I can remember, while in the hospital, a time when I felt as if I were experiencing two selves. There was the brain-damaged self, and then there was an objective, observer self. That observer self didn’t seem to care about my condition, nor question it. It was simply watching. Like an out-of-body experience, the observer self seemed to float above the scene, off to the right side of my body. TBI survivors experience a range of strange perceptual effects like synthesia, dysgraphia, and agnosia. Lights are brighter, sounds louder. We confuse things, transpose letters and numbers—even traffic lights. I can remember realizing that I was confused about the time because I was trying to read the analog clock in my hospital room backwards. It’s these kinds of bizarre effects that co-directors Sophie Robinson and Lotje Sodderland depict so articulately in My Beautiful Broken Brain. Through framing light, camera-shake, and color they attempt to convey this complex, nearly inarticulable experience.
After a month in the hospital (the first week of which I was in the ICU), and only by proving to the staff that I was able to go to a store and gather ingredients to manage a meal for myself, I was granted a hesitant release. Technically, I was supposed to be under someone’s constant supervision for at least another six weeks, someone with normally functioning cognition, but it didn’t quite work out that way. I found myself out in the world, with a badly healed, crooked clavicle protruding like a knob from under my skin, and four ribs that hurt like hell every time I laughed or worse yet, sneezed. I found bits of dried blood in my ears; I was told that a fracture in my skull, and subsequent bleeding into my ears, had released the pressure from the subdural haematoma, likely saving my life. My moods would roller-coaster: I was elated that I had survived such an ordeal, and had such wonderful friends; then I would find myself confused and frustrated over what I knew to be simple tasks. I would leave the shared rental house, where I lived with three understandably concerned roommates, only to return minutes later having forgotten where I was going. I went through a half dozen debit cards in as many months by leaving them on the counter at a store, or inside the slot of an ATM. I would find myself at the grocery store searching my pockets for an incomprehensibly absent list. I would have the same conversations over and again with friends; I would make the same calls I had already made earlier that day and embarrass myself.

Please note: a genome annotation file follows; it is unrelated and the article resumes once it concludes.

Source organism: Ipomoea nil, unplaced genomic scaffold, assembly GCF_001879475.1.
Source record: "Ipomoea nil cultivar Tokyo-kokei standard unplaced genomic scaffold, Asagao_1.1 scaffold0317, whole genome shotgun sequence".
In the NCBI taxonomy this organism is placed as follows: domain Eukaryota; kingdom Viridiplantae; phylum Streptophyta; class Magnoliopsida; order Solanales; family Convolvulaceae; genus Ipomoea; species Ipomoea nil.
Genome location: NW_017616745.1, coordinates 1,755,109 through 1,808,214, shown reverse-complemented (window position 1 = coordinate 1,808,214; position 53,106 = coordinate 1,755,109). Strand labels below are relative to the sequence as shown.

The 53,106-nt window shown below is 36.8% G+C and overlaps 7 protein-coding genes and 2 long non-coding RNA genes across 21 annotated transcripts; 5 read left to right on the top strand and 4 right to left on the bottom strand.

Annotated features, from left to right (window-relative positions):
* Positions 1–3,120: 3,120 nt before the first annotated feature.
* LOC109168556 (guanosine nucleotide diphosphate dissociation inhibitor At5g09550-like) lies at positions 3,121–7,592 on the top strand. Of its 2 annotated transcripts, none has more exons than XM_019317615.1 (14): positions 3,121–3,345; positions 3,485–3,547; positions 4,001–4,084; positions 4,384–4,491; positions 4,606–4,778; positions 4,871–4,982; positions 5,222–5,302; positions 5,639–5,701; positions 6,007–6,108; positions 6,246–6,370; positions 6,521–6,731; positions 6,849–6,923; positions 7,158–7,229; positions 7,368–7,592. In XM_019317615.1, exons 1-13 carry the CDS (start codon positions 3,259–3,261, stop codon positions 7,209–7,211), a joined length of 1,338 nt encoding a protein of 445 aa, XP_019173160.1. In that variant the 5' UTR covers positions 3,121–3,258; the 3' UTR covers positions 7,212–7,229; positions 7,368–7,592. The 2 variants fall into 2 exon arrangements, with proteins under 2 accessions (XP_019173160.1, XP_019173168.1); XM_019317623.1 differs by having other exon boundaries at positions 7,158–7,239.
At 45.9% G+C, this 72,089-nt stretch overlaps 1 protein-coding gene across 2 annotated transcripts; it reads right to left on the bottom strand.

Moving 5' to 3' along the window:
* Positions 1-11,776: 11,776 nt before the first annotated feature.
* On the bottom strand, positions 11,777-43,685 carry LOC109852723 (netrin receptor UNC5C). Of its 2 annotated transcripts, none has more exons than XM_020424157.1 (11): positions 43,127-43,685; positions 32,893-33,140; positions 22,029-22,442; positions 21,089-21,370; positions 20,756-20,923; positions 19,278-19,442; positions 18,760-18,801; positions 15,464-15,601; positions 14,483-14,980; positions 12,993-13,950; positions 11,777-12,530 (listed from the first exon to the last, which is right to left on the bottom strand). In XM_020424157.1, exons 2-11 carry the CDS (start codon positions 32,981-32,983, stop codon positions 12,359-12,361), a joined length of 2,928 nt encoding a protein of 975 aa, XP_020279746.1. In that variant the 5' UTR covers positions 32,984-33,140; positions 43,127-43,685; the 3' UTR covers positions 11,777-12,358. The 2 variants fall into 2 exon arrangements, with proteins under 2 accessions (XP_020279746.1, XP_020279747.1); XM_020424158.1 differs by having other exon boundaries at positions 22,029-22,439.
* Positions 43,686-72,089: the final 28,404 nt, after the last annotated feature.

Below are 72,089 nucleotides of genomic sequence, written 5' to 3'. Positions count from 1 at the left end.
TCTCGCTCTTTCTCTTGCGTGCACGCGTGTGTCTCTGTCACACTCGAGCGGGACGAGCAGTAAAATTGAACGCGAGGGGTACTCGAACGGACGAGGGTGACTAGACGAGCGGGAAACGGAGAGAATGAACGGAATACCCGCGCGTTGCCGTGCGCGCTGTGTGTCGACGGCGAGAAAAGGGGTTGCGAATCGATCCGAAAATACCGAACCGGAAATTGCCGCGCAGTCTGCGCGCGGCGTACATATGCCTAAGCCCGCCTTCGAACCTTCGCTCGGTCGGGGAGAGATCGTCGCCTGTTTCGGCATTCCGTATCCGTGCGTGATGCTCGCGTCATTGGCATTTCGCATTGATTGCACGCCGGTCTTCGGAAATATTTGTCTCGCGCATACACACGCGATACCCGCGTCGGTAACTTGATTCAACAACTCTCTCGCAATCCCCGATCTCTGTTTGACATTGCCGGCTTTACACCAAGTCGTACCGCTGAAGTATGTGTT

It was during the first few days after my release from the hospital when it occurred to me that I would need notebooks. I purchased two pocket-sized notebooks from the neighborhood Walgreens and marked their covers in black Sharpie; they said, What To Do, and People To Call. They contained each day’s lists of errands, tasks, and conversations necessary for me to continue to function and recover. I had appointments, and calls to make nearly every day. Inside the front cover of the What To Do notebook was an explanation: You’ve suffered a brain injury. Your memory is damaged. You are in recovery. This was usually enough for me to begin to piece together the prior weeks. But, for those first few moments, each morning, I would lay in my bed knowing who I was and where I was; yet not understanding anything else. I would wonder why my alarm was ringing. Did I have a job to go to? Was I supposed to be somewhere? I had to relearn it every morning, each and every day, after day, after day. . . .